In Defense of Bootie Beers
The following is a revamped guest article from a CKS Online Customer and former Colorado Whitewater President, Jessie Gunter, from 2019. Thanks for sharing your thoughts with us, Jessie!


One of the first things I learned about whitewater kayaking culture when I started to get into the sport 5 years ago was that if you swim on the river, tradition compels you to drink a beer out of your bootie/paddling shoe (or your primary rescuer’s bootie, depending on the crew and the amount of peer pressure applied) at the takeout.

 As a beginner, I swam often and it was rarely suggested that I do such a thing, and I thought of it as another way for kayaker bros to prove their manliness after showing weakness on the river. Also, to finance my paddling habit I work in public health, and the idea of mixing sun-warmed Coors Light with likely contaminated river water and foot funk (mine or otherwise) was generally horrifying to me.

Over the last few years, as my kayaking skills have progressed and my swims have occurred less frequently, I have come to understand at least one reason why some kayakers choose to adhere to it. I’ve actually come to embrace bootie beer culture myself -- FOR myself -- as an act of forgiveness and letting go of post-performance anxiety.

My closest paddling friends and I have an unspoken agreement that each of us is amenable to being cajoled into doing a bootie beer after a swim. Pro tip: low profile shoes like the Astral Loyak AC seem to retain less foot funk than a traditional river bootie, and for those of us who lost the ability to successfully chug an entire beer by our mid-twenties, there is a greater chance of “accidental” beer spillage out of the sides of the shoe. I swear it’s not cheating, I’m doing my best!

However, I don't assume everyone I paddle with would appreciate being pressured to perpetuate this weird cultural pastime. Many people I know don’t drink alcohol, many others are absolutely disgusted (rightfully so) by the concept, and many see it as an unnecessary act of humiliation at the hands of others rather than as one’s own form of penance.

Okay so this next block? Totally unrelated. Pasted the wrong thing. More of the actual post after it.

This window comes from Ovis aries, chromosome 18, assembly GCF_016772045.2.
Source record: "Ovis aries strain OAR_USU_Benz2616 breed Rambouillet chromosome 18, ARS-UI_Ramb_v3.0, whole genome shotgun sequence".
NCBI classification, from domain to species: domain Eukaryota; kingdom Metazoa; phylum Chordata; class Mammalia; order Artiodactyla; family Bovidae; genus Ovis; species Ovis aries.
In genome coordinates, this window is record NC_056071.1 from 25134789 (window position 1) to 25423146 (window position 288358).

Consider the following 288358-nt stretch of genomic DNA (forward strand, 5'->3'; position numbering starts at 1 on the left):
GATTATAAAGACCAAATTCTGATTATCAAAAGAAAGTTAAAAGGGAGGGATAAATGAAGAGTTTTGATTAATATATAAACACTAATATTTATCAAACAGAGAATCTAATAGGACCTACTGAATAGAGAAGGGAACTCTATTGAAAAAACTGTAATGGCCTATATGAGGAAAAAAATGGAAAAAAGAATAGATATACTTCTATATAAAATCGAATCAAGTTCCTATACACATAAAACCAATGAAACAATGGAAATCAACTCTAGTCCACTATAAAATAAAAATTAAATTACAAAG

But for me, that’s what the bootie beer symbolizes: an act of penance to “settle up” with the river goddesses. As a lifelong competitor in a variety of sports, I have a tendency to be extremely hard on myself. I like being good at things! I like winning! I like constant improvement! Like many sports, kayaking requires a combination of physical skill and mental toughness. To build my own mental toughness, I have to let go of my mistakes, which isn’t always easy. A swim can get in my head and kill my confidence in an instant. Thankfully, I haven’t had any extremely “close calls” in kayaking, but over the years I have swam (a lot). I have had swims in places where there was little room for error and I messed up a single paddle stroke, and I’ve also had swims in man-made playparks where I missed my roll three times in a row. Each time, my friends have helped me, chased whatever gear I sent floating down the river alone after me, and given me words of encouragement when I got back in my boat, humbled and disappointed.

At the takeout after a swim, I used to half-heartedly smile and joke with friends while internally beating myself up. Enter the bootie beer. Drinking beer out of a shoe is absurd and calls attention to the fact that I just swam. However, voluntarily performing this ritual allows me to move past the mental block created by my disappointment in myself and my performance. I messed up! And now I’m choosing to let it go and move forward. Call it penance, call it owning my experience, call it giving my rescuers and friends a good laugh, call it whatever you want. But for me, it works.

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